Gary Rowett, Millwall’s boss, has asked football to “find a better method of unifying people than kneeling after Fulham players made the gesture at The Den.
Fulham’s players knelt ahead of the Championship match, while Millwall’s chose to stand ahead of kick-off – some with a fist in the air as a show of solidarity.
Boos could be heard as the players made the gesture. Rowett feels that football authorities should find “more positive ways” to tackle the problem of racism and discrimination.
“If you look up and down the country, there are so many football clubs that do such good work in their communities around equality and anti-racism,” Rowett said after the match, which ended in a 2-1 win for Fulham.
“What’s needed right now is for the authorities to assist clubs and to find better ways to unite people.
I don’t wish to make any comments on the individual decisions of people, but it is important to unite people. At the moment, 20 to 30 seconds per game are causing so much division and rift in football.
“Football has a wonderful spectacle and we are all blessed to have the opportunity to share it. It can help people and do great work behind-the scenes. This is not our club. There are many clubs that do this. We need your help in finding a positive approach to taking action.
Millwall stopped kneeling before matches in the last season, after being booed and criticized by supporters.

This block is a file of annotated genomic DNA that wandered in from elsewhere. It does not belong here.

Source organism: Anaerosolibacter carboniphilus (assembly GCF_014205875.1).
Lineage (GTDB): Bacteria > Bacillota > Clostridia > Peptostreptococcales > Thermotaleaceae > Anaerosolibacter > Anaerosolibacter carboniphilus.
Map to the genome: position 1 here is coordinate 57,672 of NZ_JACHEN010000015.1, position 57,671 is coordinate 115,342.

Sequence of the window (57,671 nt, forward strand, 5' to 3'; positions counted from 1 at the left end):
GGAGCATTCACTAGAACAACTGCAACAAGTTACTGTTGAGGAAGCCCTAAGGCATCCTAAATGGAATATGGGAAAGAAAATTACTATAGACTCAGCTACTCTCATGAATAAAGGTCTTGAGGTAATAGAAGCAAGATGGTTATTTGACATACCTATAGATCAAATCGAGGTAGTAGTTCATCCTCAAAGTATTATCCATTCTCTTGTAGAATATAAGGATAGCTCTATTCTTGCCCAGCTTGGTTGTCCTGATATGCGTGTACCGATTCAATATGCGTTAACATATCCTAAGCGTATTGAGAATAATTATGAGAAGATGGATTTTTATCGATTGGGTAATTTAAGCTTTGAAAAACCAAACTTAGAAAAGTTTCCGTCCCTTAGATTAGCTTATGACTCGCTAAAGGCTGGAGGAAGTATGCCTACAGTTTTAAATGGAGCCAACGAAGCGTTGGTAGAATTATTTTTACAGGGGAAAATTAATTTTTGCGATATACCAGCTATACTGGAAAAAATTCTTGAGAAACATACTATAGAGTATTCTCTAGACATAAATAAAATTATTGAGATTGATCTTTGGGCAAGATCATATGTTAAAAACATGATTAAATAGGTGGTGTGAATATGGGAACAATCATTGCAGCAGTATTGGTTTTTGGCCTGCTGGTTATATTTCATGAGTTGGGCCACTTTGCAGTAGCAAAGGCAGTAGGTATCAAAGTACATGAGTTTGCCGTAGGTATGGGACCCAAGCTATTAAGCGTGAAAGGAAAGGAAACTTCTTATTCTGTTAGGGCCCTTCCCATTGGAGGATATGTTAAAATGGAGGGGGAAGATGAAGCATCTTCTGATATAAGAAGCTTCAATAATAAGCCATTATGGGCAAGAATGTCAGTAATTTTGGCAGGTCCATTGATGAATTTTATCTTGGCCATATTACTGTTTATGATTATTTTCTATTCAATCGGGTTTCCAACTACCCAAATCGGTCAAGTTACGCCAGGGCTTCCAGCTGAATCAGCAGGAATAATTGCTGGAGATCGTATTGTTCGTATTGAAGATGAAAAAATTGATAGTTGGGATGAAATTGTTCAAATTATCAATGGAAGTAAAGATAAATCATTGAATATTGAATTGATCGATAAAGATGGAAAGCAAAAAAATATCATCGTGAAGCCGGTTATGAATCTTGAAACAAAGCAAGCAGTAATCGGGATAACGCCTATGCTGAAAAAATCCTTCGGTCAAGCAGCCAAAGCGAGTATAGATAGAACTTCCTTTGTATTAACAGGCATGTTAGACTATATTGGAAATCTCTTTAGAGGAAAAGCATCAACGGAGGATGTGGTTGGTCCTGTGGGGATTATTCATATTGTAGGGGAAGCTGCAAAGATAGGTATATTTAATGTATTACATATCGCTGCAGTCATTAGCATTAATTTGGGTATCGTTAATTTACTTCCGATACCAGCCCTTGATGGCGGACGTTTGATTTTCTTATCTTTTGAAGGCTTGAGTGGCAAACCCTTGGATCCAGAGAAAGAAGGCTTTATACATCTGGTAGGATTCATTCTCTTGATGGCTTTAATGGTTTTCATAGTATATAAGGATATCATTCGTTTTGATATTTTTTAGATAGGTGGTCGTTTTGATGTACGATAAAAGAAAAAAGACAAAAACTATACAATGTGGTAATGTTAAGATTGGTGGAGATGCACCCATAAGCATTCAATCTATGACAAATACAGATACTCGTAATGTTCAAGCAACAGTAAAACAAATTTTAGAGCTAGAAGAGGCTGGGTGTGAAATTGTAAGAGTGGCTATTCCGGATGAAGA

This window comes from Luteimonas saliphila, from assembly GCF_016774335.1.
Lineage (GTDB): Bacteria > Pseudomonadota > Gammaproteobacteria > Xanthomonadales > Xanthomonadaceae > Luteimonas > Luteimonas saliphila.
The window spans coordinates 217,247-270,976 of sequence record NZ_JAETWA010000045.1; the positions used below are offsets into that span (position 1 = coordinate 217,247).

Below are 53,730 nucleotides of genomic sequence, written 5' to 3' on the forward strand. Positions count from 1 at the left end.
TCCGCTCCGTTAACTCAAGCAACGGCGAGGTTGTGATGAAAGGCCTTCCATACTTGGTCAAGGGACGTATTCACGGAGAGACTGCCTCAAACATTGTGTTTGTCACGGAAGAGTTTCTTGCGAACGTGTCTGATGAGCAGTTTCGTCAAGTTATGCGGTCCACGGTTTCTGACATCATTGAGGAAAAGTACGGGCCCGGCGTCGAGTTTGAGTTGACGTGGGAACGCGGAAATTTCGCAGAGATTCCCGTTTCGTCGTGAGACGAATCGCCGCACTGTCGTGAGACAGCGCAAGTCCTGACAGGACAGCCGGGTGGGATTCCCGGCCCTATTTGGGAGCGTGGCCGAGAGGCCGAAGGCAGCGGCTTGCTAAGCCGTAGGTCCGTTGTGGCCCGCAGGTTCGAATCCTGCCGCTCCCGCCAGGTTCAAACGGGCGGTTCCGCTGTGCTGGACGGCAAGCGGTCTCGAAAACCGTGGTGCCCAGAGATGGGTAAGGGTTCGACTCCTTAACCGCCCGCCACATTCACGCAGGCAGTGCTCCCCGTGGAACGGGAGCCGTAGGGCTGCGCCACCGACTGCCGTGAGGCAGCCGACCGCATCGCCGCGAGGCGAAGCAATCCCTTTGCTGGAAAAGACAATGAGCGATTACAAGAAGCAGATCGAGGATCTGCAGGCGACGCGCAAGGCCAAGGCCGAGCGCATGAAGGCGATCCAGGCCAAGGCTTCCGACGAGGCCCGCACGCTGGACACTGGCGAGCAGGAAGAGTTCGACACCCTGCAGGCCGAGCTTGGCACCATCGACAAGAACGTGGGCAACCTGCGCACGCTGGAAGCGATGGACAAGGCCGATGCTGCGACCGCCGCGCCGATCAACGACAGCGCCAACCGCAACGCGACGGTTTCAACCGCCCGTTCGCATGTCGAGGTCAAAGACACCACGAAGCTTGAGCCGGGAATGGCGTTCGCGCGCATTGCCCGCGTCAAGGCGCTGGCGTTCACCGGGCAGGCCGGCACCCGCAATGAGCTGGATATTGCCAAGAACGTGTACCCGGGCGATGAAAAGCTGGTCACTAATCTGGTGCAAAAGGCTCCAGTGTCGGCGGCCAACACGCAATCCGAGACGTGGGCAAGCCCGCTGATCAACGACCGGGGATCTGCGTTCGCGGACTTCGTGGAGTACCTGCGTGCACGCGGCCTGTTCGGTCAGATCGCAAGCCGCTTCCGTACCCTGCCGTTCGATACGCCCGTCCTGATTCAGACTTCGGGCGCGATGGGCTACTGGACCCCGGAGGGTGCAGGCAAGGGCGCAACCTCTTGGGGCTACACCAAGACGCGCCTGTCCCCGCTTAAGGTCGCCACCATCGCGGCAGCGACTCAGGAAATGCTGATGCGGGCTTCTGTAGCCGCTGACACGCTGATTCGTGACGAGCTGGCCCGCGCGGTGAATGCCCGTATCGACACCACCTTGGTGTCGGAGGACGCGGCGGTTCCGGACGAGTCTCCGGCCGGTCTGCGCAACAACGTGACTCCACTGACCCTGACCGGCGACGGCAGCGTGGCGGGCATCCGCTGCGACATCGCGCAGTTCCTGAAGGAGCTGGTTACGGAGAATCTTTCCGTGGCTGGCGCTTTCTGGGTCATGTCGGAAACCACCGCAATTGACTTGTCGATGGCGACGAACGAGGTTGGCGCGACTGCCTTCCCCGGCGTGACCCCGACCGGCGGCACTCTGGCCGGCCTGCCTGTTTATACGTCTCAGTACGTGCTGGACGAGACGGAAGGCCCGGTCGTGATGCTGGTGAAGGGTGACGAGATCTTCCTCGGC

Millwall, instead, decided to launch their own anti-racism campaign before the games. They asked each team to come along and join them, displaying an anti-racism banner and linking arms.
Jobi McAnuff, a former Leyton Orient player manager says he was disappointed Rowett didn’t condemn those who booed before kick-off Tuesday.
I don’t believe we could be clearer about the message behind taking a knee or what it means. It is the fight against discrimination and racism. “It’s so simple,” McAnuff stated to Sky Sports.
It’s an act of defiance when someone tweets or shouts racist abuse at another person. This football team’s fans have decided to heckle the players for taking a knee.
“There’s only one explanation for me: they oppose equality. That’s it.
You might be the manager of a club football team and you may not have control over what fans do when they arrive. As the figurehead, you have the power to condemn the fan in the most severe terms.
That is exactly what I’d have loved to see. This is the reason I am disappointed.
Sky Sports News has reached out to Millwall with a comment.
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Publiated at Tue 17 August 2021 23.23:01 +0000